--and rigging the Euro-Dollar exchange rate.
To GOP members of the Senate Banking Committee members, please THINK?
Why do these banking interests and their TBTF brethren—which have deceit and anti-consumer corner cutting running through their institutional DNA—want you to create fewer federal eyes on them rather than more?
Thanks to my good friend and former colleague Gwenn Hibbs for sharing this recent Atlantic Monthly article discussing a Notre Dame University survey of financial services employees
Almost a quarter of finance professionals surveyed have witnessed illegal conduct, and 50 percent of those with <10 caught.="" experience="" get="" happily="" if="" insider="" laws="" nbsp="" o:p="" t="" they="" trading="" violate="" would="" wouldn="" yrs.="">10>
Read Jena McGregor’s Wash Post story about the same ND study.
Better yet is this colorful and so accurate column from the British newspaper Independent by Andrew Newsom. (Thanks to Mr. F for sending it to me.)
The Senate GOP Needs to Answer
We all know, it’s in the banking industry’s charlatan blood and lineage to cheat. Banks have bamboozled and have gotten caught. But, they’ll continue to be larcenous because the fines are bubkis when compared with their corporate profits.
So, why do the Senate R’s think the changes they made in the Shelby bill will slow down bank trickery and are good for the American people, who always are the losers when these big fat cat bankers screw up?
And please don’t throw out the old saw about “helping them better compete against foreign banks,” which is total BS.
How’s this? Put Them Behind Bars
Fines, no matter the size, won’t stop this industry banditry, but jail time might slow it down and, if severe enough, stop it.
The $5.7 Billion paid last week by five banks admitting guilt in the Dollar-Euro hijinks, was about 23 days profits for this group. Start putting in the slammer those who were caught and we might find some consistently honest bankers out there, especially among the big guys who haven’t always been.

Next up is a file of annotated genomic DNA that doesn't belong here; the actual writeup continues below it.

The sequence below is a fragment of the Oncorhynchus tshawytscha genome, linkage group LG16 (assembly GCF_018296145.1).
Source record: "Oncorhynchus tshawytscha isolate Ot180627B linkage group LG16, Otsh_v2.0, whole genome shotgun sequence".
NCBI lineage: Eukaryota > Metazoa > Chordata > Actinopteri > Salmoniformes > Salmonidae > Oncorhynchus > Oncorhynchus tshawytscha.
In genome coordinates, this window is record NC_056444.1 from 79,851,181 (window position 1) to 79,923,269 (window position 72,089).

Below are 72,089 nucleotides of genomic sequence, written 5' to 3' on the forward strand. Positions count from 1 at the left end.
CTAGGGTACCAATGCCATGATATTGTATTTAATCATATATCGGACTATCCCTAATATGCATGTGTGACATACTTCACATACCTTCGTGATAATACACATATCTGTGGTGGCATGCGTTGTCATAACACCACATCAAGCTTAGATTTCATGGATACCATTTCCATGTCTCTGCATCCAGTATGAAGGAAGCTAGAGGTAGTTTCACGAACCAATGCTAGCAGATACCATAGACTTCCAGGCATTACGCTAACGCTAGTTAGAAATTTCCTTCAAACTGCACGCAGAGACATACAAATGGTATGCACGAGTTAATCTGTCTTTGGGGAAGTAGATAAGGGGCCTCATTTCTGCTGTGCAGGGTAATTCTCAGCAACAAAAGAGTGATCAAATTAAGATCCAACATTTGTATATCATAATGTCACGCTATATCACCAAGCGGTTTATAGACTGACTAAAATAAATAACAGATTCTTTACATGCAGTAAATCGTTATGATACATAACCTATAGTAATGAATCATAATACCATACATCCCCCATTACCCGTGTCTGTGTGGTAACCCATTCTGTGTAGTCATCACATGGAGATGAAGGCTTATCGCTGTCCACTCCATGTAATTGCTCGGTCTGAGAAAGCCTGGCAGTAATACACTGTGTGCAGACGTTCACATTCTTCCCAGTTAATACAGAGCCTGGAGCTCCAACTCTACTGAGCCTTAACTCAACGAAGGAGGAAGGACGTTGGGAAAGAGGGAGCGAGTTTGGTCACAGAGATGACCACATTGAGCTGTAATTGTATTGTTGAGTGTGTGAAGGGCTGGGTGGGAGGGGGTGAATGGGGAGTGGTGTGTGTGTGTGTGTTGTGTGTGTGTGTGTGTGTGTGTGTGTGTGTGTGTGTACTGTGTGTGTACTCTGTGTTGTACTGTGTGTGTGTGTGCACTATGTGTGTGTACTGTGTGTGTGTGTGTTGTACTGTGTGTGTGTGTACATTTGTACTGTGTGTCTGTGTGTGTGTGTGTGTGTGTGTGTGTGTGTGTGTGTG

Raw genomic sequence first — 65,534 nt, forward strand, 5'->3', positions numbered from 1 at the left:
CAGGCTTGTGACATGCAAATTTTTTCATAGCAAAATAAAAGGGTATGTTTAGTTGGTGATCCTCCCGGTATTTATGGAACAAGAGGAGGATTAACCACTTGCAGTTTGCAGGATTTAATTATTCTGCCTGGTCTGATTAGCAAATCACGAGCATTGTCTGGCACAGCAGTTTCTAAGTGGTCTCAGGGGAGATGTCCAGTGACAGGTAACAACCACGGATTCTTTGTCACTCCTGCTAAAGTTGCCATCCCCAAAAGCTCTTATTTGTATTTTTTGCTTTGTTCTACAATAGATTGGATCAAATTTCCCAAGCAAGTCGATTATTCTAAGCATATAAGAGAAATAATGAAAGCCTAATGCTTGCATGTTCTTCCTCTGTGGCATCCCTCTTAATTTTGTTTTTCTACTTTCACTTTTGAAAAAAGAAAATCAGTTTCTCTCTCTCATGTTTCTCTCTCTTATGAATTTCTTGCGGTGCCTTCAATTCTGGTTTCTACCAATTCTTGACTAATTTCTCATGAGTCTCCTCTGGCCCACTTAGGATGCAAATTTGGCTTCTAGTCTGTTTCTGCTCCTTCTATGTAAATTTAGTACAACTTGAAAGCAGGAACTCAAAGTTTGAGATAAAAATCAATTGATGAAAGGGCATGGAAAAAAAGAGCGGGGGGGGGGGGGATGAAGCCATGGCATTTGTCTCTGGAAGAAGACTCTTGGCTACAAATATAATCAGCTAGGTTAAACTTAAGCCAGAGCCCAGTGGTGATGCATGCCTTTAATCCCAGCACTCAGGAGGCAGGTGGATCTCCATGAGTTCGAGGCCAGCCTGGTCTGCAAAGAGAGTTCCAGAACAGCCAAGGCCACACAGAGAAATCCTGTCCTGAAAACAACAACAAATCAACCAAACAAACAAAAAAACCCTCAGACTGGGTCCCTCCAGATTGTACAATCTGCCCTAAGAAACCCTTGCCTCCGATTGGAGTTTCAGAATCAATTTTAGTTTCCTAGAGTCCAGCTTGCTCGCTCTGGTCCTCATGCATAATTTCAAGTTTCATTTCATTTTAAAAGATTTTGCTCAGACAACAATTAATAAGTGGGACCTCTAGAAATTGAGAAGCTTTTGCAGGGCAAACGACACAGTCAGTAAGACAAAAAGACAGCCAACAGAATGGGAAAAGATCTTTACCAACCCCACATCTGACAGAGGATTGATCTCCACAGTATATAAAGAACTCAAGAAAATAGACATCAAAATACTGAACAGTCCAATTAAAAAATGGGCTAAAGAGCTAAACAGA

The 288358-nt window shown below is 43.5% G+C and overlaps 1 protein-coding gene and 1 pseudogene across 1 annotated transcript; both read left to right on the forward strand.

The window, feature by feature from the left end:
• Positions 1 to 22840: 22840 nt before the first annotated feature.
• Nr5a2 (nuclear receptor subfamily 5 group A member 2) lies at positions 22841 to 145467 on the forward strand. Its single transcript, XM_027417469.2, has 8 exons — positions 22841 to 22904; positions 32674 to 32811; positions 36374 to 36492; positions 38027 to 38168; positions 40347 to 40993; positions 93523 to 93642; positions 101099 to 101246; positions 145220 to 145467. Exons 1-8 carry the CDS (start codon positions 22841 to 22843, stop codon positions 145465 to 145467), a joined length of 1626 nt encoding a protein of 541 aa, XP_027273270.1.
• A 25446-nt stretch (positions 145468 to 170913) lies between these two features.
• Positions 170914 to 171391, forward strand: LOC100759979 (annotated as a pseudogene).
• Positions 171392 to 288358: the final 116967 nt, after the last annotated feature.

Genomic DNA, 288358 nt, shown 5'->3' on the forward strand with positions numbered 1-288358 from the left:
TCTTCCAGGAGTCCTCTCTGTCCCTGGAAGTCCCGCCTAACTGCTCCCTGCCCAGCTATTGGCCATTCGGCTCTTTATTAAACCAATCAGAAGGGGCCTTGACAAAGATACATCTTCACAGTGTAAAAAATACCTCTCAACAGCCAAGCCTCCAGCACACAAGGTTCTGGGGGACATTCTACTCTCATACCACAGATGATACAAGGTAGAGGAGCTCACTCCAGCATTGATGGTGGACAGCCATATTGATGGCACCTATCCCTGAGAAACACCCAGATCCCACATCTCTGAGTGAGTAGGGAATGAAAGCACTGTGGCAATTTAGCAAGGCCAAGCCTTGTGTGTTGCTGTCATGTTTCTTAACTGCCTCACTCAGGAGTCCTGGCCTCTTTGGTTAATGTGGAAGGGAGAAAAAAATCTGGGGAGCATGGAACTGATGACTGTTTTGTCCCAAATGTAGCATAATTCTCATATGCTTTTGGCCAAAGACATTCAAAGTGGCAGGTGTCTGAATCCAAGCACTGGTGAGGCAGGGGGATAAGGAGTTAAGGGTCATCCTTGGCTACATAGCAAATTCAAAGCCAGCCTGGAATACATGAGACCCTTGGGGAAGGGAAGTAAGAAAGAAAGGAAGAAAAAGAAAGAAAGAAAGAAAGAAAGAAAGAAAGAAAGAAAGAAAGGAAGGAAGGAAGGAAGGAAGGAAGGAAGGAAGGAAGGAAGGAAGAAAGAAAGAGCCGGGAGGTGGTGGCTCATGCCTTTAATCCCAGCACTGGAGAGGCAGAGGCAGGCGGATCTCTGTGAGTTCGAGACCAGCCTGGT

Shelby/Corker and the GSEs
In last weeks’ steps making it easier for large banks to do whatever they want in contravention of federal regulatory policies, the Senate Republicans, obeying their GSE guru Senator Bob Corker (R-Tenn.), also limited the government’s ability to use its GSE preferred stock warrants to restructure F&F or alter some of the “Conservatorship” rules. (See, again, Breslau article above.)
Breslau and others on both the Libertarian/conservative side of the political spectrum get it; banks are not worthy stewards of the nation’s mortgage finance system, but that exactly is the end game in the GOP crush F&F and let the banks decide who gets what home mortgage loan and how much they pay for it.
Part of me things the Senate R’s are desperate to stop Mel Watt and FHFA from carrying out any administrative reforms, hence the language in Shelby.
The American public doesn’t trust large financial institutions nor should the Congress put all of its mortgage eggs in one major industry basket which is why this GOP drive pell-mell exercise to destroy F&F makes little sense relative to the American public’s home mortgage needs/desires.
It’s Hardly Over....
Admittedly, the Shelby language may or may not survive the Senate floor debate, a conference, or a presidential veto. But, that hardly means it should be dismissed, since I can easily constrict a scenario where Shelby—if some of the more egregious bank reg relief is dropped and more honey/sugar added—could attract some D’s, with its current or even more anti-F&F proposal in it, and get through that chamber.